The perimenopausal and early menopausal years can be rough going for many women. You just feel off. You’re not sleeping well. Things are, well, different, and you don’t necessarily have a lot of support to make sense of it or adjust to it. Even though research shows that a minimal amount of exercise can have a big effect on weight gain and disease risk after menopause, sleeplessness or fatigue might be telling you not to do it. Well, that’s not going to cut it. Overcome that. There’s no easy way to say this. No tricks. Just make the decision to exercise, do so regularly for at least a couple weeks, and your exercise tolerance will go up, physical activity will be intrinsically rewarding, and everything will start to improve.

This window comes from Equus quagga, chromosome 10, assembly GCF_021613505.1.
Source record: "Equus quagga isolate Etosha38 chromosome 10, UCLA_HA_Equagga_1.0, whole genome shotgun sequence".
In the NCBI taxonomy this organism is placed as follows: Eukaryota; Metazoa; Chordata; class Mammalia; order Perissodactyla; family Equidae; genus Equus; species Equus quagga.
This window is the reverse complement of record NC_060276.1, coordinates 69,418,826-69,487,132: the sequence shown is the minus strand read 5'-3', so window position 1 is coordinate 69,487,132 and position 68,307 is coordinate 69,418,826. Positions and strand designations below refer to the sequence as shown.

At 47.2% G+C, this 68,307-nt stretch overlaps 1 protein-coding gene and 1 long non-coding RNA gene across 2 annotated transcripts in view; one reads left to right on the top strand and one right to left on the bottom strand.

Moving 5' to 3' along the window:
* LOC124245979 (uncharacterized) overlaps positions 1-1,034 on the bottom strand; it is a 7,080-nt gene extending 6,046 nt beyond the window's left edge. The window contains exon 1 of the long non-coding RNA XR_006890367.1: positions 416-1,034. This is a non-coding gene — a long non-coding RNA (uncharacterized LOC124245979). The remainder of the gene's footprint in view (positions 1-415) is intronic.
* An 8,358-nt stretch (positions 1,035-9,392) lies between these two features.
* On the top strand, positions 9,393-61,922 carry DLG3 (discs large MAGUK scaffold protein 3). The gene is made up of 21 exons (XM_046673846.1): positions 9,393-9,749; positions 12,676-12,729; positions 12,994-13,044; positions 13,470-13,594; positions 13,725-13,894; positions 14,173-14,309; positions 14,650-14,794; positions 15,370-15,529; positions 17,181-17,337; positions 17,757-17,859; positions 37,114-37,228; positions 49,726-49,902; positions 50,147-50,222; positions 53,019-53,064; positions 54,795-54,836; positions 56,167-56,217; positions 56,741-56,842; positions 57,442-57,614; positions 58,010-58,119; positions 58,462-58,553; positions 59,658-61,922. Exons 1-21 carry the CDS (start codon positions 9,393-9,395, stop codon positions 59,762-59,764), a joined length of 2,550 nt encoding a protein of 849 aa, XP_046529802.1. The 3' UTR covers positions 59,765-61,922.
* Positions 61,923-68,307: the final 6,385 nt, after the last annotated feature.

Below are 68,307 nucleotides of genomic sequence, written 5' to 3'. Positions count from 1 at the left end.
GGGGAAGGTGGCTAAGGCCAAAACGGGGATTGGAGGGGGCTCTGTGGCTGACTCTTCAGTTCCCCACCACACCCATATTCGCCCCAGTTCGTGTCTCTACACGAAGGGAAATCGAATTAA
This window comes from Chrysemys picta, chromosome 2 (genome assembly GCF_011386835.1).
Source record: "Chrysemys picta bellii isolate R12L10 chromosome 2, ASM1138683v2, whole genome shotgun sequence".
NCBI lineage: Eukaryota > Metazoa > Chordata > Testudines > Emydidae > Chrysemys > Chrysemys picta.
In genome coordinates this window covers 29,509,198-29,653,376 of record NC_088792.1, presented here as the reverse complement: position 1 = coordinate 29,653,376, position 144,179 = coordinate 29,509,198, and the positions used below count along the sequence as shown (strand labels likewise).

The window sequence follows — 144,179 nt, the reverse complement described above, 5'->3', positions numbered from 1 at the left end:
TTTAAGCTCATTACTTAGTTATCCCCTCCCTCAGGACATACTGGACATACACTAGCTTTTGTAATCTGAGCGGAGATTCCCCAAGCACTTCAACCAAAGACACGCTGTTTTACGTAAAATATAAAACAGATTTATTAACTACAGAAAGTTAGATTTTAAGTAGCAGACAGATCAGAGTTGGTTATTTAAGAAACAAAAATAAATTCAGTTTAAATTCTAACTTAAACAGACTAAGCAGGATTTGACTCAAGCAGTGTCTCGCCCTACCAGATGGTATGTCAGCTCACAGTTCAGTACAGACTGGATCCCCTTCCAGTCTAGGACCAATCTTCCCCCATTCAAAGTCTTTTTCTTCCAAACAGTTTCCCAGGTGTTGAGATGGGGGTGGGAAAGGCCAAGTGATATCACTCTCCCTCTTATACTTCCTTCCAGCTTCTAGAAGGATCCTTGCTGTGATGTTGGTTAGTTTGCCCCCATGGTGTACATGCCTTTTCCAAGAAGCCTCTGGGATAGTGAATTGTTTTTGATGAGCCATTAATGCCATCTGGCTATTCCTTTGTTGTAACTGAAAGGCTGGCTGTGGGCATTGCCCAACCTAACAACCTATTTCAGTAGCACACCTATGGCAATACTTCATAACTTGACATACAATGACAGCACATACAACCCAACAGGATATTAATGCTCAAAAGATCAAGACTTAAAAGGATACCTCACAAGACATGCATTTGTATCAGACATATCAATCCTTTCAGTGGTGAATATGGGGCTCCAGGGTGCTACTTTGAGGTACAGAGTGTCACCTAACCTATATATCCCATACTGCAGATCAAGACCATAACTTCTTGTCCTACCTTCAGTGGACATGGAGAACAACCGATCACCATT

Make Sure You Eat Enough Meat, Dairy, and Other Animal Foods

Protein utilization efficiency drops the older you get, so the older you are the more protein you need to get the job done. Even studies that purport to show negative effects from meat consumption find that older adults benefit from increasing meat. Total protein and dairy protein intake also predict muscle mass and bone mass in postmenopausal women. And meat isn’t just about the protein. It’s also about the micronutrients, like iron, copper (found in organ meats), zinc (high in red meat), carnitine (high in red meat), and phosphatidylserine (high in egg yolks, present in Primal Calm)—all of which have been found to improve women’s physical performance when packaged in a convenient supplement.

Go Into Middle Age As Fit As Possible